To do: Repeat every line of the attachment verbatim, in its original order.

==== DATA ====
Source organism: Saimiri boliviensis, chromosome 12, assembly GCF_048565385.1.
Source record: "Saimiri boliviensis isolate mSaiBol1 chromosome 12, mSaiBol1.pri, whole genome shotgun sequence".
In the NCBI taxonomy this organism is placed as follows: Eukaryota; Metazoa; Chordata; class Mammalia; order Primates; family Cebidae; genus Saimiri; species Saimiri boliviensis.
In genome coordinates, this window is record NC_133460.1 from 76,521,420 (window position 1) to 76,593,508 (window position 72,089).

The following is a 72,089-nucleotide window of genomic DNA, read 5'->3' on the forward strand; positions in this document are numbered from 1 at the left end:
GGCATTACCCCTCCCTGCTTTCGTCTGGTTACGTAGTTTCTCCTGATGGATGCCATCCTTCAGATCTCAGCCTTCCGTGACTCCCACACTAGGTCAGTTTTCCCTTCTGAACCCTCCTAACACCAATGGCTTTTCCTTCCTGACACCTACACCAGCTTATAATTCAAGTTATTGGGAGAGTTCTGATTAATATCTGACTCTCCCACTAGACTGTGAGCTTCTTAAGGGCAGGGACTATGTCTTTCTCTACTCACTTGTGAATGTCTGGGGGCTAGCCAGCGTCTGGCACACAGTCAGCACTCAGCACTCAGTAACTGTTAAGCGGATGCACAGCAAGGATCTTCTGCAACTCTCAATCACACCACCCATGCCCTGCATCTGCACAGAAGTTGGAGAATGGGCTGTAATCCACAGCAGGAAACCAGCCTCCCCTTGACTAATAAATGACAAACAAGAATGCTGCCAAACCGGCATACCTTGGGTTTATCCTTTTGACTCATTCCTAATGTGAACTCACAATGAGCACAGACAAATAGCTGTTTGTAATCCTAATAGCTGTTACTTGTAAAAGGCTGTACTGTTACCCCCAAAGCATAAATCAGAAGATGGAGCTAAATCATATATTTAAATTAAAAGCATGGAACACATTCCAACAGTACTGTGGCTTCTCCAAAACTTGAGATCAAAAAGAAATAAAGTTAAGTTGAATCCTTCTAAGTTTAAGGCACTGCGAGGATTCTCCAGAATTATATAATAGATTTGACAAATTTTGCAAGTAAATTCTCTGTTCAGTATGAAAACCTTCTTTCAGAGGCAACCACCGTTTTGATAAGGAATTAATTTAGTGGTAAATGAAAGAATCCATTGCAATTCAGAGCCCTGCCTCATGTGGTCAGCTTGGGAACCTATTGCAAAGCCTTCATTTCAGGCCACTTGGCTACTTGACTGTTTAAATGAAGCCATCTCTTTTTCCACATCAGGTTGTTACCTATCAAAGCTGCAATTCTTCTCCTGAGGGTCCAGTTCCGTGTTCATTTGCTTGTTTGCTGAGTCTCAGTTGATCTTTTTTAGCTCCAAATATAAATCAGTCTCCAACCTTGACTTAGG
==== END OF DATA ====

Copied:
Source organism: Saimiri boliviensis, chromosome 12, assembly GCF_048565385.1.
Source record: "Saimiri boliviensis isolate mSaiBol1 chromosome 12, mSaiBol1.pri, whole genome shotgun sequence".
In the NCBI taxonomy this organism is placed as follows: Eukaryota; Metazoa; Chordata; class Mammalia; order Primates; family Cebidae; genus Saimiri; species Saimiri boliviensis.
In genome coordinates, this window is record NC_133460.1 from 76,521,420 (window position 1) to 76,593,508 (window position 72,089).

The following is a 72,089-nucleotide window of genomic DNA, read 5'->3' on the forward strand; positions in this document are numbered from 1 at the left end:
GGCATTACCCCTCCCTGCTTTCGTCTGGTTACGTAGTTTCTCCTGATGGATGCCATCCTTCAGATCTCAGCCTTCCGTGACTCCCACACTAGGTCAGTTTTCCCTTCTGAACCCTCCTAACACCAATGGCTTTTCCTTCCTGACACCTACACCAGCTTATAATTCAAGTTATTGGGAGAGTTCTGATTAATATCTGACTCTCCCACTAGACTGTGAGCTTCTTAAGGGCAGGGACTATGTCTTTCTCTACTCACTTGTGAATGTCTGGGGGCTAGCCAGCGTCTGGCACACAGTCAGCACTCAGCACTCAGTAACTGTTAAGCGGATGCACAGCAAGGATCTTCTGCAACTCTCAATCACACCACCCATGCCCTGCATCTGCACAGAAGTTGGAGAATGGGCTGTAATCCACAGCAGGAAACCAGCCTCCCCTTGACTAATAAATGACAAACAAGAATGCTGCCAAACCGGCATACCTTGGGTTTATCCTTTTGACTCATTCCTAATGTGAACTCACAATGAGCACAGACAAATAGCTGTTTGTAATCCTAATAGCTGTTACTTGTAAAAGGCTGTACTGTTACCCCCAAAGCATAAATCAGAAGATGGAGCTAAATCATATATTTAAATTAAAAGCATGGAACACATTCCAACAGTACTGTGGCTTCTCCAAAACTTGAGATCAAAAAGAAATAAAGTTAAGTTGAATCCTTCTAAGTTTAAGGCACTGCGAGGATTCTCCAGAATTATATAATAGATTTGACAAATTTTGCAAGTAAATTCTCTGTTCAGTATGAAAACCTTCTTTCAGAGGCAACCACCGTTTTGATAAGGAATTAATTTAGTGGTAAATGAAAGAATCCATTGCAATTCAGAGCCCTGCCTCATGTGGTCAGCTTGGGAACCTATTGCAAAGCCTTCATTTCAGGCCACTTGGCTACTTGACTGTTTAAATGAAGCCATCTCTTTTTCCACATCAGGTTGTTACCTATCAAAGCTGCAATTCTTCTCCTGAGGGTCCAGTTCCGTGTTCATTTGCTTGTTTGCTGAGTCTCAGTTGATCTTTTTTAGCTCCAAATATAAATCAGTCTCCAACCTTGACTTAGG